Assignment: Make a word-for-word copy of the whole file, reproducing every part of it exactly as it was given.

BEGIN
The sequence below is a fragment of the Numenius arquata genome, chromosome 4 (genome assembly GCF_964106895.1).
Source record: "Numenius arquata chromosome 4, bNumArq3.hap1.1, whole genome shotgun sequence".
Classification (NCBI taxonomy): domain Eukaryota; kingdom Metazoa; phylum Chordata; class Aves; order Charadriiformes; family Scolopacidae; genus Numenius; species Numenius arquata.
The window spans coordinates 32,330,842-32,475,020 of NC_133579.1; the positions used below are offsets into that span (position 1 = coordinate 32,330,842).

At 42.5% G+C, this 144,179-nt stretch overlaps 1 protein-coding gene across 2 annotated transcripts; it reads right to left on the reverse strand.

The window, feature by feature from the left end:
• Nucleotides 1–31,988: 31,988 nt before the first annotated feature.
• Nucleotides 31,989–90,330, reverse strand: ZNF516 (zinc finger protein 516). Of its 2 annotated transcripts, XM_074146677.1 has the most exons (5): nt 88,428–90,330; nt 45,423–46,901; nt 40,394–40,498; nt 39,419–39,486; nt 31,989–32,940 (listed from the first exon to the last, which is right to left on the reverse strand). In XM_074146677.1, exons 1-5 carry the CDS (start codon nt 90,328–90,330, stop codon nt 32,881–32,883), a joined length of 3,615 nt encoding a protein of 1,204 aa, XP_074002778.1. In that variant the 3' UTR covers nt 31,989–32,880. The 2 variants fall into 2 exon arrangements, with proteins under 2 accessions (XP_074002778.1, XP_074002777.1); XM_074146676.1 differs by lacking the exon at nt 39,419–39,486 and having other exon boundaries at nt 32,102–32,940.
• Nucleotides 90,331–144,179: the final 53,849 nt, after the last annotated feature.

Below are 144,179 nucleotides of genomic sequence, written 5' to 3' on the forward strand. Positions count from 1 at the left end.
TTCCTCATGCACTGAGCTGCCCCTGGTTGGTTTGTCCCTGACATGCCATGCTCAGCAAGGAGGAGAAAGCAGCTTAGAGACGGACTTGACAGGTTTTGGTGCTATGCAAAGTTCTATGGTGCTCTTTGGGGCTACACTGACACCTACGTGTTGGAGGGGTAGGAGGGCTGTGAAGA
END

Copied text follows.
The sequence below is a fragment of the Numenius arquata genome, chromosome 4 (genome assembly GCF_964106895.1).
Source record: "Numenius arquata chromosome 4, bNumArq3.hap1.1, whole genome shotgun sequence".
Classification (NCBI taxonomy): domain Eukaryota; kingdom Metazoa; phylum Chordata; class Aves; order Charadriiformes; family Scolopacidae; genus Numenius; species Numenius arquata.
The window spans coordinates 32,330,842-32,475,020 of NC_133579.1; the positions used below are offsets into that span (position 1 = coordinate 32,330,842).

At 42.5% G+C, this 144,179-nt stretch overlaps 1 protein-coding gene across 2 annotated transcripts; it reads right to left on the reverse strand.

The window, feature by feature from the left end:
• Nucleotides 1–31,988: 31,988 nt before the first annotated feature.
• Nucleotides 31,989–90,330, reverse strand: ZNF516 (zinc finger protein 516). Of its 2 annotated transcripts, XM_074146677.1 has the most exons (5): nt 88,428–90,330; nt 45,423–46,901; nt 40,394–40,498; nt 39,419–39,486; nt 31,989–32,940 (listed from the first exon to the last, which is right to left on the reverse strand). In XM_074146677.1, exons 1-5 carry the CDS (start codon nt 90,328–90,330, stop codon nt 32,881–32,883), a joined length of 3,615 nt encoding a protein of 1,204 aa, XP_074002778.1. In that variant the 3' UTR covers nt 31,989–32,880. The 2 variants fall into 2 exon arrangements, with proteins under 2 accessions (XP_074002778.1, XP_074002777.1); XM_074146676.1 differs by lacking the exon at nt 39,419–39,486 and having other exon boundaries at nt 32,102–32,940.
• Nucleotides 90,331–144,179: the final 53,849 nt, after the last annotated feature.

Below are 144,179 nucleotides of genomic sequence, written 5' to 3' on the forward strand. Positions count from 1 at the left end.
TTCCTCATGCACTGAGCTGCCCCTGGTTGGTTTGTCCCTGACATGCCATGCTCAGCAAGGAGGAGAAAGCAGCTTAGAGACGGACTTGACAGGTTTTGGTGCTATGCAAAGTTCTATGGTGCTCTTTGGGGCTACACTGACACCTACGTGTTGGAGGGGTAGGAGGGCTGTGAAGA